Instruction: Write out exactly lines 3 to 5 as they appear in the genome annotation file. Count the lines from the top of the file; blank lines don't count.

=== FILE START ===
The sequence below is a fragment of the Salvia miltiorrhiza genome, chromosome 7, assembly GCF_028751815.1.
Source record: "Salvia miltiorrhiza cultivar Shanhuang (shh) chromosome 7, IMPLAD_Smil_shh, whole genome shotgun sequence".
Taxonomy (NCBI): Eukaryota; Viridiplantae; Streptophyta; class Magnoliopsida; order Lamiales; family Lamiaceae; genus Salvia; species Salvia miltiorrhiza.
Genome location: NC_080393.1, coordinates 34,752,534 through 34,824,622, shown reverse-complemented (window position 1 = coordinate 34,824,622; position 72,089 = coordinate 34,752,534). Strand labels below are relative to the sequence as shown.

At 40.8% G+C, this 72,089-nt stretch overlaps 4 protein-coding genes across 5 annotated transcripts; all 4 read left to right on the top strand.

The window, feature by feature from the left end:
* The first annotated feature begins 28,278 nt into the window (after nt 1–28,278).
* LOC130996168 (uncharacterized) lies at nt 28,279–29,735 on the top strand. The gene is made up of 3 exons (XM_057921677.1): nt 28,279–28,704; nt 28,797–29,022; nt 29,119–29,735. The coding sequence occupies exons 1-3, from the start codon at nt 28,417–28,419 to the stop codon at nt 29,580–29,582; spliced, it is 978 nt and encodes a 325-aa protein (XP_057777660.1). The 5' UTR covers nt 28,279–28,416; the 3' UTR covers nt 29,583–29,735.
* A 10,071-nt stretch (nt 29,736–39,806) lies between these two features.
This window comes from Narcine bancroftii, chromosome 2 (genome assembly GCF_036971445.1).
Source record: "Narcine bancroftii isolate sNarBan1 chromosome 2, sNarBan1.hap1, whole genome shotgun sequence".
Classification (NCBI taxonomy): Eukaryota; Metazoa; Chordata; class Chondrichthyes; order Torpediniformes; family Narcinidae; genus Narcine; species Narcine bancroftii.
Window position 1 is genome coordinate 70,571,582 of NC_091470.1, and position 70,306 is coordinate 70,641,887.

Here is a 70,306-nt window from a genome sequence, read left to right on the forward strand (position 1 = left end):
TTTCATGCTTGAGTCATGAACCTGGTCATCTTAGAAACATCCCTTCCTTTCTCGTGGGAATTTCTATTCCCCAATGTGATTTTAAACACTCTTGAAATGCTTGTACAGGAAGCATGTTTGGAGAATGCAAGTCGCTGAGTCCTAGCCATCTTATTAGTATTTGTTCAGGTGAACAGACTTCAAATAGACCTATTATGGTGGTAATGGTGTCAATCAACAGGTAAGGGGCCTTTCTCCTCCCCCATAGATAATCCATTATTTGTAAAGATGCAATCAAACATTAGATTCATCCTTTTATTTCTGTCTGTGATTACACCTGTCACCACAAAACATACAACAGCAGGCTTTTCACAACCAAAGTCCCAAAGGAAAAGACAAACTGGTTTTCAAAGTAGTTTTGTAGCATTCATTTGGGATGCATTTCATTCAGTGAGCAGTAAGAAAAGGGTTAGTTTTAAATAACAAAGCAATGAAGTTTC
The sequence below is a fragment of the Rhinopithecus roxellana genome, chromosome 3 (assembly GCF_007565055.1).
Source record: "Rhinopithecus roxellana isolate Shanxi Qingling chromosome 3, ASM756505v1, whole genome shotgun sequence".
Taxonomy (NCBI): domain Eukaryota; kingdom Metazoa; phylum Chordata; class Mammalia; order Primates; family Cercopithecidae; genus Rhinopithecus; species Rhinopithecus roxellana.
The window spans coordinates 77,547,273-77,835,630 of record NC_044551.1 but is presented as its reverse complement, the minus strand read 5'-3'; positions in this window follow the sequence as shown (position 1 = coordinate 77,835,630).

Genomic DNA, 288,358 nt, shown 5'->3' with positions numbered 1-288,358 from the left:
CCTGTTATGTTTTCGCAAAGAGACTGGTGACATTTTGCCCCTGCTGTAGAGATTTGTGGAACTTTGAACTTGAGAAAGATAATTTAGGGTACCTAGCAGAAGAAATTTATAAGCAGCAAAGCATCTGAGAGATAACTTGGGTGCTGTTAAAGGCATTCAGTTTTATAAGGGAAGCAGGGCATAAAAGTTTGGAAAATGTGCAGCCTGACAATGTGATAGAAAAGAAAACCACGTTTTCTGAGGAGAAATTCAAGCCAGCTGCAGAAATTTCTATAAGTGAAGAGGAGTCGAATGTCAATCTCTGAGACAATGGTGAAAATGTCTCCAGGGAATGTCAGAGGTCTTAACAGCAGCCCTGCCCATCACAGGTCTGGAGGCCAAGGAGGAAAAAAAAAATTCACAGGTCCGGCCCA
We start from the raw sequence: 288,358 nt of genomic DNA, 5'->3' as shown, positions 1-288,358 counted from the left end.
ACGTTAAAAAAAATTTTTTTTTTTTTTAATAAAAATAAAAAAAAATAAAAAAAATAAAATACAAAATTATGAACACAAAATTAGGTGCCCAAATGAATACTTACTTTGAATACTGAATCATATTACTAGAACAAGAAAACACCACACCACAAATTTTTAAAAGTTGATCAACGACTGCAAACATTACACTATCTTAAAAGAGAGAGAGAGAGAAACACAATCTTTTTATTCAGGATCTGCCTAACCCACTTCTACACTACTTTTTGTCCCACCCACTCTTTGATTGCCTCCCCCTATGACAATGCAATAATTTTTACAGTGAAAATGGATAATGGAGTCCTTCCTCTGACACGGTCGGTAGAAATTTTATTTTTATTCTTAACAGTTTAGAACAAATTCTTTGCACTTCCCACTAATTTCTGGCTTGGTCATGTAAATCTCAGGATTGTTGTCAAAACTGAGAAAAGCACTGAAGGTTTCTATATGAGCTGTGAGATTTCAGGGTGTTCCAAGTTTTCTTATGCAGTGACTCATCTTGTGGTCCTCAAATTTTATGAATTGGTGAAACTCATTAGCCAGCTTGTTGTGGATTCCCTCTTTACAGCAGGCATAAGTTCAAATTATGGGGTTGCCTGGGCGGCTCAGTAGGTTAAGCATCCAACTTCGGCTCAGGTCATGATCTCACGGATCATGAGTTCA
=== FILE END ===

Taxonomy (NCBI): Eukaryota; Viridiplantae; Streptophyta; class Magnoliopsida; order Lamiales; family Lamiaceae; genus Salvia; species Salvia miltiorrhiza.
Genome location: NC_080393.1, coordinates 34,752,534 through 34,824,622, shown reverse-complemented (window position 1 = coordinate 34,824,622; position 72,089 = coordinate 34,752,534). Strand labels below are relative to the sequence as shown.

At 40.8% G+C, this 72,089-nt stretch overlaps 4 protein-coding genes across 5 annotated transcripts; all 4 read left to right on the top strand.